Arteriosclerosis, also known as hardening of the arteries, is a progressive disease of the arteries in which plaque (deposits of fats, proteins and calcium) accumulates in the vessel walls. This leads to narrowing and hardening of the arteries, which can impair blood flow or, in the worst case, detach and block smaller vessels. Until a plaque detaches, the disease is asymptomatic. However, if a vessel, such as the coronary arteries, becomes blocked, the classic symptoms of a heart attack occur and rapid action is essential.

Localization of Arteriosclerosis

Arteriosclerosis can develop in all parts of the circulatory system, although arteries are predominantly affected. Veins practically never show arteriosclerotic changes in the vessel walls.

Arteriosclerosis is particularly common in the large arteries, especially where there is an anatomical branching of the vessels. Carotid arteries, inguinal arteries and coronary arteries are therefore more susceptible to arteriosclerosis and show increased plaque deposits. However, arteriosclerosis also develops more frequently in the aorta (main artery) due to the high pressures.

Symptoms of Arteriosclerosis

Arteriosclerosis shows no real symptoms and only becomes noticeable in the late stages.If the vessels are severely narrowed or if a thrombus forms, this can lead to sudden, life-threatening conditions.Symptoms associated with arteriosclerosis are:

  • Tightness and pain in the chest when the coronary arteries are affected (coronary heart disease)
  • Circulatory disorder of the brain and symptoms of a stroke
  • Symptoms of PAD when the leg arteries are affected

Causes of Arteriosclerosis

There are many causes of arteriosclerosis. These can reinforce each other and ensure that plaque builds up in the vessels over the years. The following causes of arteriosclerosis are listed:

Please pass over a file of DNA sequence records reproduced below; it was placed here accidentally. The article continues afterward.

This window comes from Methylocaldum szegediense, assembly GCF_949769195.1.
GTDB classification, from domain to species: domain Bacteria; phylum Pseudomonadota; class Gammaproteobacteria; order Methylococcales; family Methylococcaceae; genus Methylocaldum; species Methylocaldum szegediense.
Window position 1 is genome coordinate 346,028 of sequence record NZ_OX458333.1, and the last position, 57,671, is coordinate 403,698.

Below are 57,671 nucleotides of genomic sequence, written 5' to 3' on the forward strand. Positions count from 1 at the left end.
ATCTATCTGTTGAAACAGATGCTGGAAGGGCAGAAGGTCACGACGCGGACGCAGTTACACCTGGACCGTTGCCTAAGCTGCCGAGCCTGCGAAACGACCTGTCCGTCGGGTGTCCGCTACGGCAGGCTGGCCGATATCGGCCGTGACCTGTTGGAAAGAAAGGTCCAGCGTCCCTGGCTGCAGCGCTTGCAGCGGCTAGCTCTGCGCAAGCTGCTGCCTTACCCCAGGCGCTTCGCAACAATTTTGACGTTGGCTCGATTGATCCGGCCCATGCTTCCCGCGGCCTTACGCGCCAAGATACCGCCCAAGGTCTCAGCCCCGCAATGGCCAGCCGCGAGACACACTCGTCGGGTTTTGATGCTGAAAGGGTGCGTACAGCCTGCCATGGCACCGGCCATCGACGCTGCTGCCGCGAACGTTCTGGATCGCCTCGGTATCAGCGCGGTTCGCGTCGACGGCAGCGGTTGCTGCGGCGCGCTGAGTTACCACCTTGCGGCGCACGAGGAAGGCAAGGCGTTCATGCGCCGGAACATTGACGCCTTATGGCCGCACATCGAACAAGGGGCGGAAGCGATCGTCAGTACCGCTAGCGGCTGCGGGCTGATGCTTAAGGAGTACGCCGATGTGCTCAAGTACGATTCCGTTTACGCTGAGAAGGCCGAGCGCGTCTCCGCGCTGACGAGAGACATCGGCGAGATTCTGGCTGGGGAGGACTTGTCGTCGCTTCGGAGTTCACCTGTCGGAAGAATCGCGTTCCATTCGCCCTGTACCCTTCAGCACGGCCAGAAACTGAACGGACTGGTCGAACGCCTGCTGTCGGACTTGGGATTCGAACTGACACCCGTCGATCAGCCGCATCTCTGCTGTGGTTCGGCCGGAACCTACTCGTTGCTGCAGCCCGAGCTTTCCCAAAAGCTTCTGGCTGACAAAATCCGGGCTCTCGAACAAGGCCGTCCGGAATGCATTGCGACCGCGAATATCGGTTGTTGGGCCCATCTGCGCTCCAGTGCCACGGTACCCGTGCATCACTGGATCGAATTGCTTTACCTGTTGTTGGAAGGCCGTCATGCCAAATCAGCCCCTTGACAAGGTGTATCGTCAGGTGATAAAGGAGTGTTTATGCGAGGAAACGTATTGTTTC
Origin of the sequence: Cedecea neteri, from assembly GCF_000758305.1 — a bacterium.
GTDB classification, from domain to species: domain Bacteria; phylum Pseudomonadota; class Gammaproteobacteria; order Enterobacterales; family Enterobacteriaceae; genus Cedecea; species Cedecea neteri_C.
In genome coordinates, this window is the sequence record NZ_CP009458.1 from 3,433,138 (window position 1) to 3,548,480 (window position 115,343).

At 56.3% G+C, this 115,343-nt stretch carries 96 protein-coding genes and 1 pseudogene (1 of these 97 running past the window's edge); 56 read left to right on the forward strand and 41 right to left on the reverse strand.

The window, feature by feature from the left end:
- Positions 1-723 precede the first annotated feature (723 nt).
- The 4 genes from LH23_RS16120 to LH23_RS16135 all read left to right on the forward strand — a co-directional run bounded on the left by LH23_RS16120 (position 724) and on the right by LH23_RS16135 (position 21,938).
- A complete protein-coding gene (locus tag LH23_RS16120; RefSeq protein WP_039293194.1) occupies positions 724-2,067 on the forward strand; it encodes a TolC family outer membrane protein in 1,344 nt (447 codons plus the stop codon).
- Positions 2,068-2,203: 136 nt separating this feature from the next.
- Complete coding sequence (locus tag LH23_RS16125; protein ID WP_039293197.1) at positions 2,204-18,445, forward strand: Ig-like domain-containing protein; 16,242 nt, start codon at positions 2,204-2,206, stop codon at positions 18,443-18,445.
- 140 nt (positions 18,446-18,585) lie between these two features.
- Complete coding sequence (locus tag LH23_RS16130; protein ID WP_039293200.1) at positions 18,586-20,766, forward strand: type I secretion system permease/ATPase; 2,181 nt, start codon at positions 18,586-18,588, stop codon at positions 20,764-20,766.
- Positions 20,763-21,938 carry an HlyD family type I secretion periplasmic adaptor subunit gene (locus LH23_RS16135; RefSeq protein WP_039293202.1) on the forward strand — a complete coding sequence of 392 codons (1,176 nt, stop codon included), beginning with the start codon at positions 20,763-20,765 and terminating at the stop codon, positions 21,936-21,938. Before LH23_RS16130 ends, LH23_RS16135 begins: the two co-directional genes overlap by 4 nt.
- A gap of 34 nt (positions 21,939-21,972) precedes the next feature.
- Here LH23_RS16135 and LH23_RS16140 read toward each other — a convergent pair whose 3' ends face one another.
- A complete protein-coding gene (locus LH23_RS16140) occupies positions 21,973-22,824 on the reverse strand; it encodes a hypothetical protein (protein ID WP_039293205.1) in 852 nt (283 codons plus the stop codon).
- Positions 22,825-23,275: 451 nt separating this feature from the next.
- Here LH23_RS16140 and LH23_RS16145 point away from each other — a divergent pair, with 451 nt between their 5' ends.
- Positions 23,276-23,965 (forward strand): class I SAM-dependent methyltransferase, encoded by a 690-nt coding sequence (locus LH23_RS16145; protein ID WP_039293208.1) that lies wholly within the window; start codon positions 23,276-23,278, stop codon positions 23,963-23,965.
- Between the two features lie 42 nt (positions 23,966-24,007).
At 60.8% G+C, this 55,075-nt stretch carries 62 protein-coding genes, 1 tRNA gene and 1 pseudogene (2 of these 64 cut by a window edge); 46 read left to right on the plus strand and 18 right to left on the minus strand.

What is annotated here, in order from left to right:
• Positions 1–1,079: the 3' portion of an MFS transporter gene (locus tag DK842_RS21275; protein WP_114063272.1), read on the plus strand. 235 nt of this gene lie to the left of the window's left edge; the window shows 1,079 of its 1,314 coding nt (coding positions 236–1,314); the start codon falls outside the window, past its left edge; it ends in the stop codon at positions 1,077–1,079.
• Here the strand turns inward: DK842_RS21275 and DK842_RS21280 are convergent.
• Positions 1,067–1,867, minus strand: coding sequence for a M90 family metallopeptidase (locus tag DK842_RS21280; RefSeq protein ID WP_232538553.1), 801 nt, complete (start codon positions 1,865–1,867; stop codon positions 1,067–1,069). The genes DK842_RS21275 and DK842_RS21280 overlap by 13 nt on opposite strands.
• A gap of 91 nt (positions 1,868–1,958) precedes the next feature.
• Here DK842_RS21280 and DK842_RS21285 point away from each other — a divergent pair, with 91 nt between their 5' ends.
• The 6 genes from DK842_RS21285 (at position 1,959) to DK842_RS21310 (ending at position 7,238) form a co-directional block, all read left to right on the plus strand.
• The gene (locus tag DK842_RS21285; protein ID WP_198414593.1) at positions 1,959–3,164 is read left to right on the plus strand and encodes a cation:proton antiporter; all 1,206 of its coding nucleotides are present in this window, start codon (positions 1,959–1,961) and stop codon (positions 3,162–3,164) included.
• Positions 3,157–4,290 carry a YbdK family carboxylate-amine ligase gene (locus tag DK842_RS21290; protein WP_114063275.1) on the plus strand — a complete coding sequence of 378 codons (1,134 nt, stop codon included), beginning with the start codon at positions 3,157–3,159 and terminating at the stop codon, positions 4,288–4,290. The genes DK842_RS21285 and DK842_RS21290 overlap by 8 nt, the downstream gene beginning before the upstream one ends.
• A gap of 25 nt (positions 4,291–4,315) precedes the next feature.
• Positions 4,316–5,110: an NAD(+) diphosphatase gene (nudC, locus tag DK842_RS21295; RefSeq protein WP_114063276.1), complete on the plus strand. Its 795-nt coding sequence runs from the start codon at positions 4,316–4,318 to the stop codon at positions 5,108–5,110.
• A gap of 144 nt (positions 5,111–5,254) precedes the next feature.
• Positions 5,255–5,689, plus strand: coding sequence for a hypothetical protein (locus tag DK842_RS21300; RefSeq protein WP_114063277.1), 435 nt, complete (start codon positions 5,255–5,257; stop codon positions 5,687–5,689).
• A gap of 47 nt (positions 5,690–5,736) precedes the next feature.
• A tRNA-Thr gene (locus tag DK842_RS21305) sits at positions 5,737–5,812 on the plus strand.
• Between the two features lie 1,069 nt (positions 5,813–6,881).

• Unhealthy eating habits
  • Smoking
  • High blood pressure
  • Diabetes
  • Overweight and obesity
  • Lack of exercise
  • Environmental pollution and poisoning of the body, e.g. mercury
  • Intestinal health (intestinal milieu and leaky gut)
  • Unhealthy fat levels(hypercholesterolemia)
  • Genetic factors

Arteriosclerosis Therapy

The therapy should, as far as possible, address the cause of the arteriosclerosis. Preventive measures are also effective and should be integrated.

The treatment of arteriosclerosis includes:

  • Lifestyle changes such as a healthy diet, stopping smoking, regular physical activity.
  • If necessary, medication to lower cholesterol
  • If necessary, medication to lower blood pressure and thin the blood
  • In advanced cases of arteriosclerosis, vascular surgery may be necessary to treat narrowed or blocked arteries.

Holistic, integrative medicine also aims to optimize intestinal health and the body’s detoxification functions. Various procedures such as intestinal cleansing, phytotherapy, chelation therapy or INUSpheresis (a special blood purification) are used for this purpose. In addition, certain dietary supplements such as omega-3 fatty acids, coenzyme Q10, vitamin D and vitamin K2 can have a supportive effect by promoting heart health and reducing inflammation in the body. Stress management and relaxation techniques such as meditation, yoga or breathing exercises also play an important role in lowering stress levels and improving overall well-being. In addition, traditional herbal remedies such as garlic, ginger, ginkgo biloba and cayenne pepper are often used to support heart health and can be considered alternative therapies for atherosclerosis.

Early detection and prevention are critical to slowing the progression of atherosclerosis and minimizing the risk of heart attacks, strokes and other serious complications.

Med. pract. Dana Hreus M.A.

In the case of arteriosclerosis, close, interdisciplinary cooperation with experienced therapists from different medical specialties can be useful.

Med. pract. Dana Hreus M.A.

Further information

The information listed contains relevant topics and serves to improve understanding.